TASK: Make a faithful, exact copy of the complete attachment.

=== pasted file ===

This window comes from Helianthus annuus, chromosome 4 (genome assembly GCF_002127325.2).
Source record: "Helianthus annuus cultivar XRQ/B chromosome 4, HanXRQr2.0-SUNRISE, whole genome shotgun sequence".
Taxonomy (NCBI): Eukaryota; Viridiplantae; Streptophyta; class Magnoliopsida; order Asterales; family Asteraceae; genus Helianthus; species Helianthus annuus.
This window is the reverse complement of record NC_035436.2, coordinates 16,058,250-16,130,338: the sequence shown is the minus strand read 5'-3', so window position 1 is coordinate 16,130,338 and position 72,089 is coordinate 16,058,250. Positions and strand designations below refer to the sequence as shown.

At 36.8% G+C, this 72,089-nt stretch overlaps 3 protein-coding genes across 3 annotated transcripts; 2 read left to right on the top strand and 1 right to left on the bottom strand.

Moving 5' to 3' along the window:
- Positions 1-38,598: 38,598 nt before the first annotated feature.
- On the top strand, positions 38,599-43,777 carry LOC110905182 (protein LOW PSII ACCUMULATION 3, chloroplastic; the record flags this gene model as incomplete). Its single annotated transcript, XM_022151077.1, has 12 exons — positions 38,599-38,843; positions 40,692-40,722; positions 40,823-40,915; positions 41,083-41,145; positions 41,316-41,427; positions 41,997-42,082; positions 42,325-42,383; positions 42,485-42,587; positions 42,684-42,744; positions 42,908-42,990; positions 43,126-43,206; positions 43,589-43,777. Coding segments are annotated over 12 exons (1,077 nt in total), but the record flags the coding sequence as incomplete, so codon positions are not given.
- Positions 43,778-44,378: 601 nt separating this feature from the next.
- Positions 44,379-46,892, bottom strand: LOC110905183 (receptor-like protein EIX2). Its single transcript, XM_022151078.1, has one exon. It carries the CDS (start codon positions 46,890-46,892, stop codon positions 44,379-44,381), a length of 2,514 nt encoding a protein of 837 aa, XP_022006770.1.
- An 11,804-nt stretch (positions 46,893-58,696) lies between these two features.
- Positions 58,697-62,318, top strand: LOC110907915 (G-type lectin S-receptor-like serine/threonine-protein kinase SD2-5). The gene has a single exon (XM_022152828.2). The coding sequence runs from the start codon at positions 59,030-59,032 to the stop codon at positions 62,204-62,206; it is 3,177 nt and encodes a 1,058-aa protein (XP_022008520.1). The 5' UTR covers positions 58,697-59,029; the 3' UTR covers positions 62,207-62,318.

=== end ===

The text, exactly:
This window comes from Helianthus annuus, chromosome 4 (genome assembly GCF_002127325.2).
Source record: "Helianthus annuus cultivar XRQ/B chromosome 4, HanXRQr2.0-SUNRISE, whole genome shotgun sequence".
Taxonomy (NCBI): Eukaryota; Viridiplantae; Streptophyta; class Magnoliopsida; order Asterales; family Asteraceae; genus Helianthus; species Helianthus annuus.
This window is the reverse complement of record NC_035436.2, coordinates 16,058,250-16,130,338: the sequence shown is the minus strand read 5'-3', so window position 1 is coordinate 16,130,338 and position 72,089 is coordinate 16,058,250. Positions and strand designations below refer to the sequence as shown.

At 36.8% G+C, this 72,089-nt stretch overlaps 3 protein-coding genes across 3 annotated transcripts; 2 read left to right on the top strand and 1 right to left on the bottom strand.

Moving 5' to 3' along the window:
- Positions 1-38,598: 38,598 nt before the first annotated feature.
- On the top strand, positions 38,599-43,777 carry LOC110905182 (protein LOW PSII ACCUMULATION 3, chloroplastic; the record flags this gene model as incomplete). Its single annotated transcript, XM_022151077.1, has 12 exons — positions 38,599-38,843; positions 40,692-40,722; positions 40,823-40,915; positions 41,083-41,145; positions 41,316-41,427; positions 41,997-42,082; positions 42,325-42,383; positions 42,485-42,587; positions 42,684-42,744; positions 42,908-42,990; positions 43,126-43,206; positions 43,589-43,777. Coding segments are annotated over 12 exons (1,077 nt in total), but the record flags the coding sequence as incomplete, so codon positions are not given.
- Positions 43,778-44,378: 601 nt separating this feature from the next.
- Positions 44,379-46,892, bottom strand: LOC110905183 (receptor-like protein EIX2). Its single transcript, XM_022151078.1, has one exon. It carries the CDS (start codon positions 46,890-46,892, stop codon positions 44,379-44,381), a length of 2,514 nt encoding a protein of 837 aa, XP_022006770.1.
- An 11,804-nt stretch (positions 46,893-58,696) lies between these two features.
- Positions 58,697-62,318, top strand: LOC110907915 (G-type lectin S-receptor-like serine/threonine-protein kinase SD2-5). The gene has a single exon (XM_022152828.2). The coding sequence runs from the start codon at positions 59,030-59,032 to the stop codon at positions 62,204-62,206; it is 3,177 nt and encodes a 1,058-aa protein (XP_022008520.1). The 5' UTR covers positions 58,697-59,029; the 3' UTR covers positions 62,207-62,318.